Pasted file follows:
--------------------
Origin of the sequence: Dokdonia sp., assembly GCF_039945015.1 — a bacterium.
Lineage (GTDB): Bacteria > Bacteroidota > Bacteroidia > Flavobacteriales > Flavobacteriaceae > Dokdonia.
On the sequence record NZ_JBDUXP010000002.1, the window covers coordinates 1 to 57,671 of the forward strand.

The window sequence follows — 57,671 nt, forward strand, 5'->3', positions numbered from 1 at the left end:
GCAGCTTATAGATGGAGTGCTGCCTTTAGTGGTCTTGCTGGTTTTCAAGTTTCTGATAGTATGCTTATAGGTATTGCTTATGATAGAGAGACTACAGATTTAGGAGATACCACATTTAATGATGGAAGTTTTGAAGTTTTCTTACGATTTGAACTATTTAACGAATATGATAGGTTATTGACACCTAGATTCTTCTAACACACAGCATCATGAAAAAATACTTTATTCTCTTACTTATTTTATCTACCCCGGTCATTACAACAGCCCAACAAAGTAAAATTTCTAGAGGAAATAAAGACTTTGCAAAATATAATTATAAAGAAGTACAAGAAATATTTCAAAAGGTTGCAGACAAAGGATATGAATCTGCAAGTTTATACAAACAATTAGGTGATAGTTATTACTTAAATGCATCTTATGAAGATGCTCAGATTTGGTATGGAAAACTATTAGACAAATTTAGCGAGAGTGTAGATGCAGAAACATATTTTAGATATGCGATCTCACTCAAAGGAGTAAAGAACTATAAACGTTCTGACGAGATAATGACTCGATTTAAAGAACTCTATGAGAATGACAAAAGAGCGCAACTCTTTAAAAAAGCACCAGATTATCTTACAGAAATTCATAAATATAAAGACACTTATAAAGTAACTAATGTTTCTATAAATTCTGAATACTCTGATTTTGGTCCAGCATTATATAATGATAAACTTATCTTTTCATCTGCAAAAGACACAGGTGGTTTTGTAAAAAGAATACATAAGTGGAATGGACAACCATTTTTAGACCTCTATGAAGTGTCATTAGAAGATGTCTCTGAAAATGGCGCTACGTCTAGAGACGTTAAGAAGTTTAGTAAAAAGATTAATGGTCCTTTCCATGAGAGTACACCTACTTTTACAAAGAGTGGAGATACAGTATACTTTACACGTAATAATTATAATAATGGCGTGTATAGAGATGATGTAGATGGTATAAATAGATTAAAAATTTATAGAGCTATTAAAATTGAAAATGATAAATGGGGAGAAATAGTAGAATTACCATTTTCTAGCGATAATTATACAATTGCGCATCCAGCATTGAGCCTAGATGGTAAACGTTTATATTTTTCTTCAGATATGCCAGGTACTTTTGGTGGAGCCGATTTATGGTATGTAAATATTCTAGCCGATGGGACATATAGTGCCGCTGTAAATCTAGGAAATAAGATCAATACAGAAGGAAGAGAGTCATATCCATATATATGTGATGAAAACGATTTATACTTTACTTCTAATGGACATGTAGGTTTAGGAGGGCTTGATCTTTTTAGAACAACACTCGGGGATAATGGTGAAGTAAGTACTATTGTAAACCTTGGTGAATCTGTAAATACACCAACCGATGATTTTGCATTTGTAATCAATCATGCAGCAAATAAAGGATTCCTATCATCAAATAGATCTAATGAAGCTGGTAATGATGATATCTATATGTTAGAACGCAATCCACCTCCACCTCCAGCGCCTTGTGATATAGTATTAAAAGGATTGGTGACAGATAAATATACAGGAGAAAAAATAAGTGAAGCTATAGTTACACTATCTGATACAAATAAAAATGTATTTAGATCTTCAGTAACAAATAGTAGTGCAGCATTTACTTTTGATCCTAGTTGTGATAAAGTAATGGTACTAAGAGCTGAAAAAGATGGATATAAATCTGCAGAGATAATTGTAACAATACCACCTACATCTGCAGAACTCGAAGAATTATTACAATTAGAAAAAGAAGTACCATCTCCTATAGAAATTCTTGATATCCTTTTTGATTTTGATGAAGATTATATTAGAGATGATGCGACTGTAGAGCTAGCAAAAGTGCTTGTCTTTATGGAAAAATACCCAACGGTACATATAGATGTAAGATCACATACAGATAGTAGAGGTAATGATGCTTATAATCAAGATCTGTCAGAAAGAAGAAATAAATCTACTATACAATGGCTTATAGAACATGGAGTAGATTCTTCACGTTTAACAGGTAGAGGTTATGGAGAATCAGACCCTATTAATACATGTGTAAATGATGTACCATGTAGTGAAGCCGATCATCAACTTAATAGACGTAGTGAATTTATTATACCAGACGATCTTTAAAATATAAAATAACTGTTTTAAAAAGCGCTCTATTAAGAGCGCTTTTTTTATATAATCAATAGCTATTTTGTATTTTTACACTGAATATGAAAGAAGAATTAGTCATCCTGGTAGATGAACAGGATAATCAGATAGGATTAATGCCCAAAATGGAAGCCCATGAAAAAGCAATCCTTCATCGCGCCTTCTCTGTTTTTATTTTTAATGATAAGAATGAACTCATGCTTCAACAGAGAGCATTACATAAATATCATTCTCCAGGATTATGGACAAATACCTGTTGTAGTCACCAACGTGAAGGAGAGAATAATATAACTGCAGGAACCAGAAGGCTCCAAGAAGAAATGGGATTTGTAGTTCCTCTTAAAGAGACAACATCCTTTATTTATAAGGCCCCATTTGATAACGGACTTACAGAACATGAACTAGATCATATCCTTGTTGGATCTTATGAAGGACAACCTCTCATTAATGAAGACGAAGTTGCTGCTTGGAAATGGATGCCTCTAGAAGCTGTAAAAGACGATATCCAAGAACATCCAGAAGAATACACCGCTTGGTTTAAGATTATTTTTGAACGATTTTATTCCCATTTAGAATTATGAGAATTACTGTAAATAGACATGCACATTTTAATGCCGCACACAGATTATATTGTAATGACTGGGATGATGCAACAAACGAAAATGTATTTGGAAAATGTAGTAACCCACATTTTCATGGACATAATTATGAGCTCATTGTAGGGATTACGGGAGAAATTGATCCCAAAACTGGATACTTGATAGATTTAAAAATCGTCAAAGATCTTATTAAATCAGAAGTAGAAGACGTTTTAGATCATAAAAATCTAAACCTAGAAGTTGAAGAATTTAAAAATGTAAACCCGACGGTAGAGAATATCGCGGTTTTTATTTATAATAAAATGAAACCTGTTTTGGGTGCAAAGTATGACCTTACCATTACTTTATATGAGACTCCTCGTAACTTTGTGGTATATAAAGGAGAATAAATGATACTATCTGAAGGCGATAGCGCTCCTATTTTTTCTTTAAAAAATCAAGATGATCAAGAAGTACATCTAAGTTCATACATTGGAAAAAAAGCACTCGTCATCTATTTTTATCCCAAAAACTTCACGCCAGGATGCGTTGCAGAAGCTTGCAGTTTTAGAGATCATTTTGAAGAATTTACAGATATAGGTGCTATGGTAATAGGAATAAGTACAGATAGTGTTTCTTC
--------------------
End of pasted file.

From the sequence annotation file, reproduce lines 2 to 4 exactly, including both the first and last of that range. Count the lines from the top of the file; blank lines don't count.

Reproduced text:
Lineage (GTDB): Bacteria > Bacteroidota > Bacteroidia > Flavobacteriales > Flavobacteriaceae > Dokdonia.
On the sequence record NZ_JBDUXP010000002.1, the window covers coordinates 1 to 57,671 of the forward strand.

The window sequence follows — 57,671 nt, forward strand, 5'->3', positions numbered from 1 at the left end: